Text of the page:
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  • seriously_skeptical_single_guy seriously_skeptical_single_guy Oct 31, 2008 3:54 PM Flag

    Peter Lynch and

    Peter Lynch was quoted as saying "Invest in what you know"

    AMZN has missed the promised delivery date by 4 - 7 days on every order that I have placed with them in the last year. Nothing weird, instock dvds, games and electronics.

    I am sure that my customer experience is not unique since I receive the same form letter, everytime

    In tough times, retailers with great customer service will thrive. Just a piece of information from 1 customer who is not going to deal with Amazon again.

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    • seriously_skeptical_single_guy seriously_skeptical_single_guy Nov 4, 2008 3:56 PM Flag

      Well I put my money where my mouth is and took a short position today in AMZN. I figure that they way these guys deal with me is probably a typical customer experience

      In dealing with these guys and trying to buy a dvd and a wii game, it is now Day 8, and they have missed 3 estimated shipping dates. They did call me yesterday telling me that I would have to cancel my order and then reenter it before it would get shipped. (I am thinking this is for internal tracking metrics rather than customer satisfaction)

      I have spoken to 3 live people and exchanged numerous emails. They still have not shipped the product but have ponied up free priority shipping and a credit to my account.

      I dont think these guys could organize and implement a bowel movement

    • >It's just not smart to pay a high price for slowing growth in a recessionary environment.

      Unless one is a long-term investor (already looking beyond the near-term) and sees faster growth in a recovery to more than off-set the temporary slower growth. If you wait for confirmation, i.e., many quarters of faster growth, most of the upside in share price will be gone. That's because equities tend to be forward-looking anticipating trends up to say a year in advance.

      In that light, recent lows may have been very cheap indeed with a PE well below the year ago PE. Prices may fluctuate in the interim, but once the market believes it has seen the bottom, begin a gradual rise toward $116 based on a 41 pre-bubble multiple plus a slower yet 25% consensus long-term annual growth rate. This rise may have already begun since $44.50 post-earnings. $44.50 or FCF and OI multiples of 20 and 23 may have already been pricing in lows of the real economy a year from now, with the bulk of the subsequent rise since (excluding a couple of dollars of short-squeeze), an attempt to price in the upside that should follow.

      Free Cashflow and Operating Income Ratios, Before & After Housing Bubble
      _____________ PPS ____ MC __ FCF _ FCF/MC __ OI _ OI/MC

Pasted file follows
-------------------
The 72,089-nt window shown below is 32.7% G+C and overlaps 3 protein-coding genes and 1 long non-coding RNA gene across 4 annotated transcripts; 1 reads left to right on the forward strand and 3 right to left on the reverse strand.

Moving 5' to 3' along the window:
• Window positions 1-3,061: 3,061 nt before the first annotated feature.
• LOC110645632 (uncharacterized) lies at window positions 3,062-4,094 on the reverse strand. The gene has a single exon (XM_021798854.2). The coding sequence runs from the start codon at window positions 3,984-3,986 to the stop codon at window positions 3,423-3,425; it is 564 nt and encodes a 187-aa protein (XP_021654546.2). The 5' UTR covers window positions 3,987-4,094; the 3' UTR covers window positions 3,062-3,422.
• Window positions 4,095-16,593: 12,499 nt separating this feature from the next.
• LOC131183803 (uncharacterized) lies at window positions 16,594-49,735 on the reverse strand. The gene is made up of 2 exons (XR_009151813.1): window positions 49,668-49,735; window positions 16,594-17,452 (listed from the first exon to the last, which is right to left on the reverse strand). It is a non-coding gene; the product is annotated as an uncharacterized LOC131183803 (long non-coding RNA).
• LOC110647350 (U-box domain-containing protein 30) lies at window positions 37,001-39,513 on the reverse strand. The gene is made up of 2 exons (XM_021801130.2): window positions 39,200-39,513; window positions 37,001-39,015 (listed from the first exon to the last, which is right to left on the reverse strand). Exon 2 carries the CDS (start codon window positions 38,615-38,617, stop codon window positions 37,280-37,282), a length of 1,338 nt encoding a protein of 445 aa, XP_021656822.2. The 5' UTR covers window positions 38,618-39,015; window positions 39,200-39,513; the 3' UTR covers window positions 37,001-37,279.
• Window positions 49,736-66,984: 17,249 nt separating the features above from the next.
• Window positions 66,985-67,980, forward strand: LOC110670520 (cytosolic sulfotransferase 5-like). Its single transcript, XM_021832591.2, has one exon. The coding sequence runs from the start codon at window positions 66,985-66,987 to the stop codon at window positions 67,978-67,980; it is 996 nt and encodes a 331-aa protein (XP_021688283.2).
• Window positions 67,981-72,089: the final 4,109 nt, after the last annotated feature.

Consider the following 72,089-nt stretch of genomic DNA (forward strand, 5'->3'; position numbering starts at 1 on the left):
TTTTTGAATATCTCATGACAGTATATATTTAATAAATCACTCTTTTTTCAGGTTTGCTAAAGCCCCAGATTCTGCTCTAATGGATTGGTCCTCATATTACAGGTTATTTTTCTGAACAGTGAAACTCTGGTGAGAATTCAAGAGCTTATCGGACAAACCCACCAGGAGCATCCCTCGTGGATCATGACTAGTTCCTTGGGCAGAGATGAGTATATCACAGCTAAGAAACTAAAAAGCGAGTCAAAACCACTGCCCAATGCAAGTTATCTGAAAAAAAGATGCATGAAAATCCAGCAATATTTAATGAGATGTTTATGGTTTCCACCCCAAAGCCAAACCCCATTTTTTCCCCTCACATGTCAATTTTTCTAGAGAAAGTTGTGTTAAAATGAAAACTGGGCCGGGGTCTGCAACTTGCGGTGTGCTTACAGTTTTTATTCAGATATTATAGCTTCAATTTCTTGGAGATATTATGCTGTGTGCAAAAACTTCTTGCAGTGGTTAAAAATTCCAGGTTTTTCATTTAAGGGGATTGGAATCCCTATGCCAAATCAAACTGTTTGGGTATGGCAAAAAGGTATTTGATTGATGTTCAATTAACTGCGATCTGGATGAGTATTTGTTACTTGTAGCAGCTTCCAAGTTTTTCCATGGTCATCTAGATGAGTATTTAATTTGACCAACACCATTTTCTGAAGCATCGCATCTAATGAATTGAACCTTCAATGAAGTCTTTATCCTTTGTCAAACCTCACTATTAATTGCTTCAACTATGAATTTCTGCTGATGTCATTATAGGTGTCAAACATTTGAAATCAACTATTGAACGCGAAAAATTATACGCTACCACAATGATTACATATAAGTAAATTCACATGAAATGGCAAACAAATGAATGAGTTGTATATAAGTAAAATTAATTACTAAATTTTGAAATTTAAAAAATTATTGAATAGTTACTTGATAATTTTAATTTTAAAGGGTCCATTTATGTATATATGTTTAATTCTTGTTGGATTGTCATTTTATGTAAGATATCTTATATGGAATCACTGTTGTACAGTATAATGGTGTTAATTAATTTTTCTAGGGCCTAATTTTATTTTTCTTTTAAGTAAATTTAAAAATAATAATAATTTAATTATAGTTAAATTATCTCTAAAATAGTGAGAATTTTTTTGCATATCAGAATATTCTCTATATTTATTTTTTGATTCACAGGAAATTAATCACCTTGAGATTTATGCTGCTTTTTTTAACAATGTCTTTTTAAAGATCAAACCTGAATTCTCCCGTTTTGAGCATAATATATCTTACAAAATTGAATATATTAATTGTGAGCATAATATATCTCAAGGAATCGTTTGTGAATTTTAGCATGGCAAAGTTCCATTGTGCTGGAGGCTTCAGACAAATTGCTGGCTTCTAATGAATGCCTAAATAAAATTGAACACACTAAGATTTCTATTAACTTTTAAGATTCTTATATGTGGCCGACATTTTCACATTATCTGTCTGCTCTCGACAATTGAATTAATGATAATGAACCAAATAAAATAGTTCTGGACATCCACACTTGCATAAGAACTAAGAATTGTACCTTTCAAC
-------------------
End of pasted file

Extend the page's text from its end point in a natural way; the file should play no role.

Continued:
Nov 1, 2005 _ $40.37 _ 19518M _ 475M _____ 41 _ 430M ___ 45
      Oct 24, 2008 _ $44.50 _ 19002M _ 970M ____ 20 _ 840M ___ 23
      Nov 1, 2008 _ $57.24 __________________ 26 __________ 30

      The 41 and 45 ratios are probably a good proxy for what Amazon's share price should trade at in a more normal economy, which isn't today, but might be the ratios 12 or 14 months from now, implying a share price then of around $116. The precise timing will depend on the timing of market perceptions. And whether Obama, if he's elected, succeeds at killing growth incentives as many think he will in his quest for "equality" of results for everyone.

    • Nobody said to buy low p/e stocks. It's just not smart to pay a high price for slowing growth in a recessionary environment. Realize you are a big fan of AMZN, but realistically, the stock is overpriced given if the current expectations are met.

    • That's funny because I recently got my order delivered BEFORE I orderd it. Now thats fast! Love the servide!

    • I have actually had a lot of success with Amazon. I order a 52" Samsung LCD about 2 months ago and it was delivered in 3 days. Most items are delivered on-time and are about 10-15% cheaper than the next closest company.

      That being said, such low profit margins will lead to a sharp decline in value because this will not be a strong holiday season. Too many job losses and too many folks that have lost a large portion of their equity, if not all. Many folks have lost of 35% of their retirement and will not be spending. With these reasons in mind, I hold a short position. The P/E ratio is extremely high for this company and I think it will eventually fall below $40 before year's end.

    • Personally, I've never dealt with Amazon so I can't say anything bad about their service but it doesn't take a genius to see how the economy is going.

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